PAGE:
Another important consideration is that the medical condition for which a medication is prescribed may itself be disqualifying. The FAA will consider the condition in the context of risk for medical incapacitation, and the medication as well for cognitive impairment, and either or both could be found unacceptable for medical certification.
Some of the most commonly used OTC drugs, antihistamines and decongestants, have the potential to cause noticeable adverse side effects, including drowsiness and cognitive deficits. The symptoms associated with common upper respiratory infections, including the common cold, often suppress a pilot’s desire to fly, and treating symptoms with a drug that causes adverse side effects only compounds the problem. Particularly, medications containing diphenhydramine (e.g., Benadryl) are known to cause drowsiness and have a prolonged half-life, meaning the drugs stay in one’s system for an extended time, which lengthens the time that side effects are present.
Many medications, such as tranquilizers, sedatives, strong pain relievers, and cough suppressants, have primary effects that may impair judgment, memory, alertness, coordination, vision, and the ability to make calculations. [Figure 17-9] Others, such as antihistamines, blood pressure drugs, muscle relaxants, and agents to control diarrhea and motion sickness, have side effects that may impair the same critical functions. Any medication that depresses the nervous system, such as a sedative, tranquilizer, or antihistamine, can make a pilot more susceptible to hypoxia.
Painkillers are grouped into two broad categories: analgesics and anesthetics. Analgesics are drugs that reduce pain, while anesthetics are drugs that deaden pain or cause loss of consciousness.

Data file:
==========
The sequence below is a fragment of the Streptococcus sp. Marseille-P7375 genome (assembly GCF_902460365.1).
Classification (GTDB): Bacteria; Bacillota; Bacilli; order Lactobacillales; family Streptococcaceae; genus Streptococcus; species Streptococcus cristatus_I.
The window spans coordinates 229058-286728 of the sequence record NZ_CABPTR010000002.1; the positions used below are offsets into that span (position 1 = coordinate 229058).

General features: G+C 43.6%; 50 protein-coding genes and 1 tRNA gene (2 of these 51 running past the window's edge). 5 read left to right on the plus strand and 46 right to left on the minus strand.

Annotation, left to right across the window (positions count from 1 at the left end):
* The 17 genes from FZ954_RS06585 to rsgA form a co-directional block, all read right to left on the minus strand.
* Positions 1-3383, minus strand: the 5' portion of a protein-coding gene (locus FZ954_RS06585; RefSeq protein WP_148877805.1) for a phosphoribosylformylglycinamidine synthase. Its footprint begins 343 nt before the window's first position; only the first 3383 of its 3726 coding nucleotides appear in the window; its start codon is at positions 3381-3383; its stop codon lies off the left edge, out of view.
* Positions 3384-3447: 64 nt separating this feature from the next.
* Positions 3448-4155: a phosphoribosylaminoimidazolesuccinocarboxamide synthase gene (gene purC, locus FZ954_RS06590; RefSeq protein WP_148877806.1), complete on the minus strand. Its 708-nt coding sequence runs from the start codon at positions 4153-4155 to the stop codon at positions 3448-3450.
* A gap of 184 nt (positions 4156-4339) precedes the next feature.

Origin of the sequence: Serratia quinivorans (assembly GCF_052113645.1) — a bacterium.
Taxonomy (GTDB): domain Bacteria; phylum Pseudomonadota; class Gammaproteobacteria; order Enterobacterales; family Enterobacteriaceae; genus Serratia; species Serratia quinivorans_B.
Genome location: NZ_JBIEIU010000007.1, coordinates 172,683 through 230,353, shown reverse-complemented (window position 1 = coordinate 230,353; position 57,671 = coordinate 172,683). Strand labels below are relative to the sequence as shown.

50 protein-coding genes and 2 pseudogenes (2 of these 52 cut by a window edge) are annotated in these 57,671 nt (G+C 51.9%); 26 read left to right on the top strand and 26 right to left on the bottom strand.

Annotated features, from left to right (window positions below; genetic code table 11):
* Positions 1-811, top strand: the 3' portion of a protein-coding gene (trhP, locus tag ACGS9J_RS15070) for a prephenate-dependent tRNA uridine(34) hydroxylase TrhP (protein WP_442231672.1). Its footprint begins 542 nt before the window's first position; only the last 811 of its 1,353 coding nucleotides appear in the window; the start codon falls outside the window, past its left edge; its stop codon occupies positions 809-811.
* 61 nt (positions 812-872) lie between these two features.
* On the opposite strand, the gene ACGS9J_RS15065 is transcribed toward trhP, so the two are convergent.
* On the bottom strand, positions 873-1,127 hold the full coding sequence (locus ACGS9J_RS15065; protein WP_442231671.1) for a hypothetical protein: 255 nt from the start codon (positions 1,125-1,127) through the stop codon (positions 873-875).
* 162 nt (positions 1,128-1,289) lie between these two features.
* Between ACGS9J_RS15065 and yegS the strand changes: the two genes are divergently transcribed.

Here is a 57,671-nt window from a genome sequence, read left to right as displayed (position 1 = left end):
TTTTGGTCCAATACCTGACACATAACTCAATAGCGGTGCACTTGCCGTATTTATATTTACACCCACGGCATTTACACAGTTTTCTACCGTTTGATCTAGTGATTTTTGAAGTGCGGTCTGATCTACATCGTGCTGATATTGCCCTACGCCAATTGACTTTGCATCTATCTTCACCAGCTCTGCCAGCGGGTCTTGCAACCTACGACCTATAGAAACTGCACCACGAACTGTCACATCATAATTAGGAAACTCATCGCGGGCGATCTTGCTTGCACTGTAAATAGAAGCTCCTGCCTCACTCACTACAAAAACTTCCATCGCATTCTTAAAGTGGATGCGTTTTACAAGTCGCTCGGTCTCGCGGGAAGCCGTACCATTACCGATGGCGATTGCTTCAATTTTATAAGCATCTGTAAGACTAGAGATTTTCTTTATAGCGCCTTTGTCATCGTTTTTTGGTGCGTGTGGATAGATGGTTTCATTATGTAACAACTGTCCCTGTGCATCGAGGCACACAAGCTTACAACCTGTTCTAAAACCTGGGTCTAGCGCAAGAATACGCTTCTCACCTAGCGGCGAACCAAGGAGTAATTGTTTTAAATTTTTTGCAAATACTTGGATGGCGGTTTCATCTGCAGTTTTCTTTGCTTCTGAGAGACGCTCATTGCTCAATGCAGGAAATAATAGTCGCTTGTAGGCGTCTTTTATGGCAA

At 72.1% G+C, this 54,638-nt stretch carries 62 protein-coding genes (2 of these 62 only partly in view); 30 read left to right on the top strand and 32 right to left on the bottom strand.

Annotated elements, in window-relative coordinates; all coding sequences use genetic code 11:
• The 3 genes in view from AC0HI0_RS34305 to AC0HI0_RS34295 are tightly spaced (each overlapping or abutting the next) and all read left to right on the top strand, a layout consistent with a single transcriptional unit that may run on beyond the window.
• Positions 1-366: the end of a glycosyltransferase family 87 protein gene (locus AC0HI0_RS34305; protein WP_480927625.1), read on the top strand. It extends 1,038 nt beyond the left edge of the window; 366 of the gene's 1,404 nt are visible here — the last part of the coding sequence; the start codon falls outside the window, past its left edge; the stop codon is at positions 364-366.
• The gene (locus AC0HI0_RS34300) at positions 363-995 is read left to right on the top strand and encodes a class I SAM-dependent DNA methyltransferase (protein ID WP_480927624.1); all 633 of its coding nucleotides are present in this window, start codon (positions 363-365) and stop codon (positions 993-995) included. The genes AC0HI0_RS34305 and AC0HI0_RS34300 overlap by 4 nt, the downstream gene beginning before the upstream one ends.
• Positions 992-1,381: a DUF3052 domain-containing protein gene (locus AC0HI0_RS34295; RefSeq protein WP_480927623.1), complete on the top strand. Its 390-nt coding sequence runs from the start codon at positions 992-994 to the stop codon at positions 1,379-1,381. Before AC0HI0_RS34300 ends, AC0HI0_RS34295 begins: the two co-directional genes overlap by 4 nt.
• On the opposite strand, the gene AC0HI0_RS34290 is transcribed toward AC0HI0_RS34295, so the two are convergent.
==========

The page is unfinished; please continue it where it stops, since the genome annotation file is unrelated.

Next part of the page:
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Over-the-counter analgesics, such as acetylsalicylic acid (aspirin), acetaminophen (Tylenol), and ibuprofen (Advil), have few side effects when taken in the correct dosage. Although some people are allergic to certain analgesics or may suffer from stomach irritation, flying usually is not restricted when taking these drugs. However, flying is almost always precluded while using prescription analgesics, such as drugs containing propoxyphene (e.g., Darvon), oxycodone (e.g., Percodan), meperidine (e.g., Demerol), and codeine, since these drugs are known to cause side effects, such as mental confusion, dizziness, headaches, nausea, and vision problems.
Anesthetic drugs are commonly used for dental and surgical procedures. Most local anesthetics used for minor dental and outpatient procedures wear off within a relatively short period of time. The anesthetic itself may not limit flying as much as the actual procedure and subsequent pain.
Stimulants are drugs that excite the central nervous system and produce an increase in alertness and activity. Amphetamines, caffeine, and nicotine are all forms of stimulants. Common uses of these drugs include appetite suppression, fatigue reduction, and mood elevation. Some of these drugs may cause a stimulant reaction, even though this reaction is not their primary function. In some cases, stimulants can produce anxiety and mood swings, both of which are dangerous when flying.